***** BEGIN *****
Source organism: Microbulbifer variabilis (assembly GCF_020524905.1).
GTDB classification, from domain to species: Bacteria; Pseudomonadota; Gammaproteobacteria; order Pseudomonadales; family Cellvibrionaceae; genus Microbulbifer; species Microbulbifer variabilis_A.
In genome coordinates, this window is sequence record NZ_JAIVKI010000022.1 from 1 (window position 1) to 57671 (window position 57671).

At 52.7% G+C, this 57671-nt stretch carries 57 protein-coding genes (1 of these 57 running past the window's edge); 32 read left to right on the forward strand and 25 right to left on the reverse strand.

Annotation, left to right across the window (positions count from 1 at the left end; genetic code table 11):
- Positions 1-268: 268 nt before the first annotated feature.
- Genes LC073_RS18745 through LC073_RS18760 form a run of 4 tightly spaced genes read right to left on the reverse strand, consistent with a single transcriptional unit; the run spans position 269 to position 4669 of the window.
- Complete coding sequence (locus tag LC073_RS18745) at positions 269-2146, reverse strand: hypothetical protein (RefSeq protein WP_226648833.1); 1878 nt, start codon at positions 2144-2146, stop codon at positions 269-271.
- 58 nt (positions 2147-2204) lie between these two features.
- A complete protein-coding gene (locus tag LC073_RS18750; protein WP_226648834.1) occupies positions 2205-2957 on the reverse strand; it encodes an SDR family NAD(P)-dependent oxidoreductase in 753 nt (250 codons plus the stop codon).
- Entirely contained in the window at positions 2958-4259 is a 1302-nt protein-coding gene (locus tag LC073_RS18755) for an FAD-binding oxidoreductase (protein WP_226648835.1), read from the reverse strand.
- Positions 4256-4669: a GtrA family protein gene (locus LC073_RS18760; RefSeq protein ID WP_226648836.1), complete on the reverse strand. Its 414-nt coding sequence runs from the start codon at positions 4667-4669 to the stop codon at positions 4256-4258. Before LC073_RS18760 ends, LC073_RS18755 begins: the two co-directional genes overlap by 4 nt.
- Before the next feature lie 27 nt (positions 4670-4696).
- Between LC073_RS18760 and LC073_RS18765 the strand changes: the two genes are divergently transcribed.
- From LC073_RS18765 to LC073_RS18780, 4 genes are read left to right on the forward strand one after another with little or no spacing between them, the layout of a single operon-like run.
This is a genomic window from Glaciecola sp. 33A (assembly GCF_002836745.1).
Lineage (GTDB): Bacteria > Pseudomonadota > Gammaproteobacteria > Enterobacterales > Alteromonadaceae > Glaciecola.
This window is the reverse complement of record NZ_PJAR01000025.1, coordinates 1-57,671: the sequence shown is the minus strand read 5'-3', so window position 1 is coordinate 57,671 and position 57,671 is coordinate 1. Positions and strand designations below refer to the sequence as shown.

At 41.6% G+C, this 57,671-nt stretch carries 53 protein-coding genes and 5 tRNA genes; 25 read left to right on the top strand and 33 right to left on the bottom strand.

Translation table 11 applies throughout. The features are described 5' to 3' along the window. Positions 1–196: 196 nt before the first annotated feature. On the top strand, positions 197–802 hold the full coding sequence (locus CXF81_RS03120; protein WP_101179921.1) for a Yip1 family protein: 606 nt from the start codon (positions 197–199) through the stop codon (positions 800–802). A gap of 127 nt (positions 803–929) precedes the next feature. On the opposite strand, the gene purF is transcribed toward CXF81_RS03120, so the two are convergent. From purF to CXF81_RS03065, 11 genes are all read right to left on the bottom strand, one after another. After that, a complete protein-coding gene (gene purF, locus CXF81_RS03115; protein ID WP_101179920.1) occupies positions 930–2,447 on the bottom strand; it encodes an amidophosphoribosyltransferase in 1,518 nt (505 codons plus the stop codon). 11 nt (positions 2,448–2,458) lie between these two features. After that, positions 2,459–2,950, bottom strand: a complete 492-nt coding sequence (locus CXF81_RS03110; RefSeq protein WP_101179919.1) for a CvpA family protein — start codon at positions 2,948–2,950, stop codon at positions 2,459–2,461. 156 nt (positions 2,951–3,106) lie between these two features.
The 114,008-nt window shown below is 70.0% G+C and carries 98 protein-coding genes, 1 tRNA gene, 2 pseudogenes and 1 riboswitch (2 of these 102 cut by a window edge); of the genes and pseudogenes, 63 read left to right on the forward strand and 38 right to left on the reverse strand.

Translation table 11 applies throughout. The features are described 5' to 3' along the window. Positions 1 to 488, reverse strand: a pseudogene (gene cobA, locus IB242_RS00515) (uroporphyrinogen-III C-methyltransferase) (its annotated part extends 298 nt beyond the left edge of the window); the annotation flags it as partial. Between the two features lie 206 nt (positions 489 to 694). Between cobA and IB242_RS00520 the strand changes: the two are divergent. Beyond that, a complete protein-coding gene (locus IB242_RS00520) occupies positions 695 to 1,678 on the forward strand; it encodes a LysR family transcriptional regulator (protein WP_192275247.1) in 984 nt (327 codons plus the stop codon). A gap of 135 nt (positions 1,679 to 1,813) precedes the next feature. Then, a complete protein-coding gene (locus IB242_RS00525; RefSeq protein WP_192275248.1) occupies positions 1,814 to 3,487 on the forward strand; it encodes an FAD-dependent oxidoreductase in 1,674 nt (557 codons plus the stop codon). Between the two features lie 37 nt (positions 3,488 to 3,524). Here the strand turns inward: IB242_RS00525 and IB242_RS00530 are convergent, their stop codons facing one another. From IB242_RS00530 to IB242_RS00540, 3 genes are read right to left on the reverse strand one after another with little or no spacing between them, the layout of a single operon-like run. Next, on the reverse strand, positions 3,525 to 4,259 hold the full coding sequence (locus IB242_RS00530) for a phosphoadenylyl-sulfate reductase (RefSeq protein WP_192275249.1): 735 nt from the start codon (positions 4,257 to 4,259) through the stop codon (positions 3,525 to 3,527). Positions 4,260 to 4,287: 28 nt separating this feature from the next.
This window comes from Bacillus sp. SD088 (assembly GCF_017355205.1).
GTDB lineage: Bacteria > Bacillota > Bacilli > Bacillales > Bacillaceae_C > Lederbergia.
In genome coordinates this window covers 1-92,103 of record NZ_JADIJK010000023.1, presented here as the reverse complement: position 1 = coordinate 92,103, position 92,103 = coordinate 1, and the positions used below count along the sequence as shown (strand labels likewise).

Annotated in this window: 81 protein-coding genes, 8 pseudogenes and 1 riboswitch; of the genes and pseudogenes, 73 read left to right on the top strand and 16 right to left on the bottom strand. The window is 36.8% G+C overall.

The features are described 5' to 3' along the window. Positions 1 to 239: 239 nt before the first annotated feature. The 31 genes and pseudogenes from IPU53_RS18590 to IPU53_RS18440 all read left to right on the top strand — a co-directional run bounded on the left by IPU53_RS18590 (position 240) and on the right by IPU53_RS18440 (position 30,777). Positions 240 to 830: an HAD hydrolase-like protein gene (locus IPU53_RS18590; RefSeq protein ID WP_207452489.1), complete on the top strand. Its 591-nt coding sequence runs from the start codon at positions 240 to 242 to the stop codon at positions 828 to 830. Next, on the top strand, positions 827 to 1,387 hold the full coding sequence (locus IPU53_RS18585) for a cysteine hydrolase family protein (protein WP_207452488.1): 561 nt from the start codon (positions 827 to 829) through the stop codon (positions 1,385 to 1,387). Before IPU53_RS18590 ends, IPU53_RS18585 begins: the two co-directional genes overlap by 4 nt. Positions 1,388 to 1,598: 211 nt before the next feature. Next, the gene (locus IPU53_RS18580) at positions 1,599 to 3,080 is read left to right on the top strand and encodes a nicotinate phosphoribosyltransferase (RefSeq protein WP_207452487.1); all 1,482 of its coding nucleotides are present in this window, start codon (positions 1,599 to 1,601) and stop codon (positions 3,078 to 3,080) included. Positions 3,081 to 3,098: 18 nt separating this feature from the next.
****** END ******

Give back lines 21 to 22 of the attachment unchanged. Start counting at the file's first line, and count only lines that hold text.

The 114,008-nt window shown below is 70.0% G+C and carries 98 protein-coding genes, 1 tRNA gene, 2 pseudogenes and 1 riboswitch (2 of these 102 cut by a window edge); of the genes and pseudogenes, 63 read left to right on the forward strand and 38 right to left on the reverse strand.

Translation table 11 applies throughout. The features are described 5' to 3' along the window. Positions 1 to 488, reverse strand: a pseudogene (gene cobA, locus IB242_RS00515) (uroporphyrinogen-III C-methyltransferase) (its annotated part extends 298 nt beyond the left edge of the window); the annotation flags it as partial. Between the two features lie 206 nt (positions 489 to 694). Between cobA and IB242_RS00520 the strand changes: the two are divergent. Beyond that, a complete protein-coding gene (locus IB242_RS00520) occupies positions 695 to 1,678 on the forward strand; it encodes a LysR family transcriptional regulator (protein WP_192275247.1) in 984 nt (327 codons plus the stop codon). A gap of 135 nt (positions 1,679 to 1,813) precedes the next feature. Then, a complete protein-coding gene (locus IB242_RS00525; RefSeq protein WP_192275248.1) occupies positions 1,814 to 3,487 on the forward strand; it encodes an FAD-dependent oxidoreductase in 1,674 nt (557 codons plus the stop codon). Between the two features lie 37 nt (positions 3,488 to 3,524). Here the strand turns inward: IB242_RS00525 and IB242_RS00530 are convergent, their stop codons facing one another. From IB242_RS00530 to IB242_RS00540, 3 genes are read right to left on the reverse strand one after another with little or no spacing between them, the layout of a single operon-like run. Next, on the reverse strand, positions 3,525 to 4,259 hold the full coding sequence (locus IB242_RS00530) for a phosphoadenylyl-sulfate reductase (RefSeq protein WP_192275249.1): 735 nt from the start codon (positions 4,257 to 4,259) through the stop codon (positions 3,525 to 3,527). Positions 4,260 to 4,287: 28 nt separating this feature from the next.